The recent departure of the last United Nations troops from East Timor made an important point to the world: Such forces can be pivotal in helping a wobbly country stand on its own two feet.
East Timor occupies half of a Southeast Asian island; the other half is part of Indonesia. It was colonized by Portugal in 1769, occupied by Japan during World War II, and invaded by Indonesia in 1975. The nation became independent in principle after a U.N. referendum in 1999, but the following years were shaky. Australia sent a peacekeeping unit, followed by a U.N. force that grew to 1,600 troops.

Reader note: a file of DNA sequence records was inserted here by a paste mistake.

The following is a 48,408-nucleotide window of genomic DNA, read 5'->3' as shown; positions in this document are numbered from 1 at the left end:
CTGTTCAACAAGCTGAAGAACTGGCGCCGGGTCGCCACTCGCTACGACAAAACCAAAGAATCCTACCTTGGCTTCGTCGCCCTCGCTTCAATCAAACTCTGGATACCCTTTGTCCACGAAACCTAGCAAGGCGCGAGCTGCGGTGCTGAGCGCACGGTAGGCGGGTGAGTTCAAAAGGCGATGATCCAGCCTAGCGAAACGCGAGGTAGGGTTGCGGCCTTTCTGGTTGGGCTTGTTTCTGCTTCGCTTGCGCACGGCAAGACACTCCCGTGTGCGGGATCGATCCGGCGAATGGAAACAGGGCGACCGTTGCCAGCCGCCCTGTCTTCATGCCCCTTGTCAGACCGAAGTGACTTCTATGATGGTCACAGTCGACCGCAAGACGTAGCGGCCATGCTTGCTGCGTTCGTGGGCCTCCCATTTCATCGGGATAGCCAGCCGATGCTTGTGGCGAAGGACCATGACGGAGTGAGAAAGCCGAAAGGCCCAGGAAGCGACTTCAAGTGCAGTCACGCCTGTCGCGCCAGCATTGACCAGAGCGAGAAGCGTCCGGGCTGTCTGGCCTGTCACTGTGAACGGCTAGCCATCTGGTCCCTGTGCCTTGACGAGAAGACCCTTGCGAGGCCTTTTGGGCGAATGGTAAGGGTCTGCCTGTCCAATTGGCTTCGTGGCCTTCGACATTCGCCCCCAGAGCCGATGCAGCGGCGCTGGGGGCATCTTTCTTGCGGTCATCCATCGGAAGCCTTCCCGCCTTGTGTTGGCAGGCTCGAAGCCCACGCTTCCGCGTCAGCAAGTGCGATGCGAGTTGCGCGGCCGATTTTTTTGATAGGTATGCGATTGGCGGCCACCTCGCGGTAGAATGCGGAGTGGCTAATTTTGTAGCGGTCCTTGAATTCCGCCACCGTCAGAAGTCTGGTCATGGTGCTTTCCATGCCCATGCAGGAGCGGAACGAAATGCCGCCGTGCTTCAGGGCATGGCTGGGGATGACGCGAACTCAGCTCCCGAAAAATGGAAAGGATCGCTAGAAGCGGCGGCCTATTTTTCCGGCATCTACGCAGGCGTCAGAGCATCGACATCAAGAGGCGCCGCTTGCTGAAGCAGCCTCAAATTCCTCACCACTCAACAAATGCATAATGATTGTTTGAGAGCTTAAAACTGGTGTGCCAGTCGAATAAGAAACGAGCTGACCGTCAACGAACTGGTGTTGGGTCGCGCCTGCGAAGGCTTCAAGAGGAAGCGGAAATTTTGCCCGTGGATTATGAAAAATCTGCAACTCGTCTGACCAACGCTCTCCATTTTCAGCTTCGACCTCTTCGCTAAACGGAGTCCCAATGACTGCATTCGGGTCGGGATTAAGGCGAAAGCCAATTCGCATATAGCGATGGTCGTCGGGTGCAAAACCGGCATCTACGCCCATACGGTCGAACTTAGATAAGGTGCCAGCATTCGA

Fighting among Timorese factions in 2006 required vigorous action by the peacekeepers to control. There was an assassination attempt against East Timor’s elected president in 2008. Its problems are compounded by a weak economy.
Nonetheless, the United Nations, including the peacekeepers, labored long and hard to train East Timor’s police to keep order. They succeeded to the extent that Timorese and Australian leaders agreed the peacekeepers could leave.
No one would argue that East Timor could have reached the level of self-reliance it has achieved without the U.N.’s constructive role. The United States showed no interest in getting involved.
A look at East Timor’s bloody history, and by the infighting among its own people, argues that it could not have established nationhood without external help. Its success should encourage a U.N. role in other troubled states.
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